The view from the front of the zoom room


Photo by Sreelikhi Vangavolu

While some teachers require their students to keep their cameras on, other teachers do not. Despite their differences in preference they all say they want what is best for their students.

In her first period class, the teacher does not require students to turn on their cameras, while in her 6th period class everyone is required to have their cameras on. Nearing almost a year of remote learning, each teacher has adapted to their own set of Zoom camera rules for each class.

While 49 percent of teachers require students’ cameras to be on sometimes and 34.9 percent of teachers never require their students’ cameras to be on (according to a Bear Facts survey of 49 teachers) all the teachers have one common goal. They all want what is best for their students, say Anne Hopkins, science teacher, and Elisabeth Slaughter, English teacher. 

Camera on:

“Initially, when [my students] enter the Zoom their camera is off but they should turn it on when they enter the Zoom. So I just wait for everybody to [turn on] their camera just to make sure they’re with me,” said Hopkins. “If the student has a reason why they can’t show their face on camera, they send me a private message in [the] chat, and that’s fine, but I think everybody’s in the habit of just having that camera on when they start Zoom right away and I just wait for them [if their cameras are off].”

By having her students turn their cameras on, Hopkins can check for student activity and provide them with any help they need, she said.

“I can kind of scan the crowd and make sure they’re actively listening and participate,” Hopkins said. “[The most challenging thing about Zoom] is it’s harder to gauge student involvement, people can be shaking their heads and that sort of thing but it’s really difficult to monitor.”

Participation is very important for a science class, and zoom “takes away the in class experience needed,” but Hopkins has had no major problems with her student’s engagement, she said. 

“My students are really respectful [so] I don’t have any issues, I just think [my students] know my expectations are to have the cameras on. I’ve been impressed with my students and their readiness for class. Occasionally a student will send me a chat that they’re in the car or something and they can’t have their camera on and I try to respect that. But I’ve had no issues with the cameras.”

Camera off:

On the other hand, English teacher Elisabeth Slaughter “[does] not require students to turn on their cameras.” She says she feels more comfortable allowing students to choose whether their cameras are on or off.

“I have different ways to check for student engagement, depending on what the lesson is. Personally, I felt comfortable making the call that they can do things like chat with me, or just use an emoji or turn their camera on briefly,” Slaughter said. “Another reason why is students sometimes have technical difficulties, or they’ll switch to another app and so sometimes [they can’t] turn their cameras on. So, it wouldn’t necessarily be practical for me to spend a lot of time asking students to turn their cameras on or to enforce that. I have some flexibility for those expectations.”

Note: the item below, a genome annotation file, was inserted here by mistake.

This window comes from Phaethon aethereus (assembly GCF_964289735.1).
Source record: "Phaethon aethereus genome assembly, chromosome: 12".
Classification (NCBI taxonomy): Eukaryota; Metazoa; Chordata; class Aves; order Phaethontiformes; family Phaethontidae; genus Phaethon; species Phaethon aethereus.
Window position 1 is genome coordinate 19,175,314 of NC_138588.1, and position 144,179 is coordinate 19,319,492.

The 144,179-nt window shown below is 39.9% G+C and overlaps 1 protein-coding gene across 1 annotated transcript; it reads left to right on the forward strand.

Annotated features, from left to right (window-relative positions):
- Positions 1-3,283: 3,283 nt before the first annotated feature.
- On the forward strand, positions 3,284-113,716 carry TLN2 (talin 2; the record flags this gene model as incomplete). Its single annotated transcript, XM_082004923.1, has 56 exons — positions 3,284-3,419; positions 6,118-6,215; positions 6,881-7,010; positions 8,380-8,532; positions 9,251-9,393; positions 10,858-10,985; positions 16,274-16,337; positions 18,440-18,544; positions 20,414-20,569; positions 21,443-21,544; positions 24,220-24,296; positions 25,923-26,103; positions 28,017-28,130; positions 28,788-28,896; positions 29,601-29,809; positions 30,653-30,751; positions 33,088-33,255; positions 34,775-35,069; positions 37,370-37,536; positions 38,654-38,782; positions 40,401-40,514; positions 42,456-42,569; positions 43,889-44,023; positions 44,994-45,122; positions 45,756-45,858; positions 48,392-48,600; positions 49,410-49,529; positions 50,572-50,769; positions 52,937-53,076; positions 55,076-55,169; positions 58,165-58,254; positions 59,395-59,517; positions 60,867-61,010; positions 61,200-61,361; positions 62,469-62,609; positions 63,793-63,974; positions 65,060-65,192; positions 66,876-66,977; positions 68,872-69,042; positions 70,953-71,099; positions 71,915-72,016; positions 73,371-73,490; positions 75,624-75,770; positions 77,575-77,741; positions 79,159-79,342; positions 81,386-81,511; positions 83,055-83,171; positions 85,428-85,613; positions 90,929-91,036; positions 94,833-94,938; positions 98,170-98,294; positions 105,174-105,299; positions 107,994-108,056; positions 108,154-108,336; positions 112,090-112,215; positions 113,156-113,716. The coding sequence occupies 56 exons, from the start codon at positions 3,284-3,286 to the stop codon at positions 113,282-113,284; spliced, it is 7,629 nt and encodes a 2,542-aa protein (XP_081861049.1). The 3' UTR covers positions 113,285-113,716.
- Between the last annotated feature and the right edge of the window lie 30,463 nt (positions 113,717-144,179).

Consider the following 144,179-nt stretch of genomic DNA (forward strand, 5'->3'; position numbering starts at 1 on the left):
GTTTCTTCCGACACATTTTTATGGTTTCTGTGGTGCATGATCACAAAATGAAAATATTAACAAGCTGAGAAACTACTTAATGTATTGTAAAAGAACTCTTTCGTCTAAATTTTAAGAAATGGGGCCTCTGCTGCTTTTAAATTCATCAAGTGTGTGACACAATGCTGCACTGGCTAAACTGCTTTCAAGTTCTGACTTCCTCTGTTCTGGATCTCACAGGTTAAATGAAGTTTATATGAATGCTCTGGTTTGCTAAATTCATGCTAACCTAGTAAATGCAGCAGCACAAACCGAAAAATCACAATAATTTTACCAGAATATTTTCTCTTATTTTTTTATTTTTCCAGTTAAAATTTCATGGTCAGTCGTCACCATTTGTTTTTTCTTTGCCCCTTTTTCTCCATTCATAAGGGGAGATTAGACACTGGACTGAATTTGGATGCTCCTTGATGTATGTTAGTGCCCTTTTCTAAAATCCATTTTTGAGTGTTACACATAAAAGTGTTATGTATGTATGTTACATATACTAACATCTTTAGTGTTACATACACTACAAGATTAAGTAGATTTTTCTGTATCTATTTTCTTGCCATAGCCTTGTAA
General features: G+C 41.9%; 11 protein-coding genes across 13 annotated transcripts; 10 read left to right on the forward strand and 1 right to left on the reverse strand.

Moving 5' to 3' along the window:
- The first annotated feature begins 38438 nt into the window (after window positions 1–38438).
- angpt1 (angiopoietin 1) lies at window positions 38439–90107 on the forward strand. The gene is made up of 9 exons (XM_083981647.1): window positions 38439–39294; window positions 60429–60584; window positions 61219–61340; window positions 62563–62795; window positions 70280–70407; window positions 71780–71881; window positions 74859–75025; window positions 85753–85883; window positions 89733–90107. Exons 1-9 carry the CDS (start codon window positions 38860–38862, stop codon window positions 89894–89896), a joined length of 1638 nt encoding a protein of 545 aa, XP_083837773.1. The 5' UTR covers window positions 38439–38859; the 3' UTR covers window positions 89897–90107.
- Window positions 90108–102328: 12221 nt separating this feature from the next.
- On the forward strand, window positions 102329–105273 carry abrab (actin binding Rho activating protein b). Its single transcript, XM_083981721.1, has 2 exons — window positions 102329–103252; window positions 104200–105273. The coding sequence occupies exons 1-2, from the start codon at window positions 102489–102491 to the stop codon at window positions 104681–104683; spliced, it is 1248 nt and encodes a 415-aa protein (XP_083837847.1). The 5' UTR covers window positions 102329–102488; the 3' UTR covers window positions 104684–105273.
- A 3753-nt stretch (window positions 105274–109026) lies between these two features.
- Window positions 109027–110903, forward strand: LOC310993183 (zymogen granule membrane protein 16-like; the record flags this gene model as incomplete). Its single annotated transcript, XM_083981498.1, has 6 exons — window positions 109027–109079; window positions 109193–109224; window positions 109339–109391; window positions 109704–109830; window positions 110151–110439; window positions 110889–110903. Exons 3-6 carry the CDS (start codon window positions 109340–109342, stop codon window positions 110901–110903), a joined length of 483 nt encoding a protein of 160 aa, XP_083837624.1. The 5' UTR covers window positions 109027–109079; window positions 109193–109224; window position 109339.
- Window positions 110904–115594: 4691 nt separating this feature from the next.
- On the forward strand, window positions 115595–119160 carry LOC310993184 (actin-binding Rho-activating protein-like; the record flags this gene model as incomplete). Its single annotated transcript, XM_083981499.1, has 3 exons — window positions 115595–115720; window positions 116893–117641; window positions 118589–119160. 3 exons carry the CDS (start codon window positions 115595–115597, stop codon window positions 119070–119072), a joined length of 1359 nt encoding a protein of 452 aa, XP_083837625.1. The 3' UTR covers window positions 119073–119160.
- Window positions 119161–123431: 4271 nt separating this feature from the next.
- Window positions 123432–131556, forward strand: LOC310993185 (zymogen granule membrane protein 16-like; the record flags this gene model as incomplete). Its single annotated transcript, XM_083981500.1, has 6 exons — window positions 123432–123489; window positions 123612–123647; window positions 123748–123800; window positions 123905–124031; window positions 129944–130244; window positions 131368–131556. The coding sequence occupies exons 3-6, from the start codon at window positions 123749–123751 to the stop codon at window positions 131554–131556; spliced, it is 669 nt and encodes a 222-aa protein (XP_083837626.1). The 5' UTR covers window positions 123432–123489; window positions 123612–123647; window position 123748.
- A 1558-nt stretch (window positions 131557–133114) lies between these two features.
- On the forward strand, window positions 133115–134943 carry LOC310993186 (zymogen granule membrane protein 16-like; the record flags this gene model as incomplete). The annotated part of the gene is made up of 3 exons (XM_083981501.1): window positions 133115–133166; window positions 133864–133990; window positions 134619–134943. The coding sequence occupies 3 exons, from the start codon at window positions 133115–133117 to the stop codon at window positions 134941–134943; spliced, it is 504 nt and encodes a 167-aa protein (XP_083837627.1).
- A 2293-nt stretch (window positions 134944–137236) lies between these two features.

Like Hopkins, Slaughter believes one of the most challenging aspects of Zoom has been interacting with her students. As someone who “talks to people all day for a living,” Zoom has been a big shift, Slaughter said. 

“It’s just changed the way I communicate, because a lot of times I’m  feeling the temperature of the room and I can tell when students are with me. Even if 100% of cameras are on, I can’t always see all the students’ faces. I can’t see if they’re nodding or making eye contact. So that’s definitely been a challenge and it’s been a big adjustment because I’ve had to change the way I explained something, or the pace that I speak at or how often I check for understanding,” Slaughter said. “Usually I can look up and see people nodding at me [in the classroom], on Zoom I’ll have to say ‘can someone give me a thumbs up.’”


Despite the different approaches to having cameras on or off on Zoom, ensuring that the students are comfortable and are able to learn successfully is the most important aspect, Slaughter said.

“There are other things in teaching where a teacher will have different expectations. In terms of having a phone out for example, some teachers are fine with it, and some have pockets by their doors. So I think this is just one more area of education where we’ve realized everyone has a different style and students have to adjust to different styles and different expectations,” Slaughter said. “I think that’s a really good thing, because that diversity allows for students to use different skill sets and even just the adjustment of different styles is a good thing.”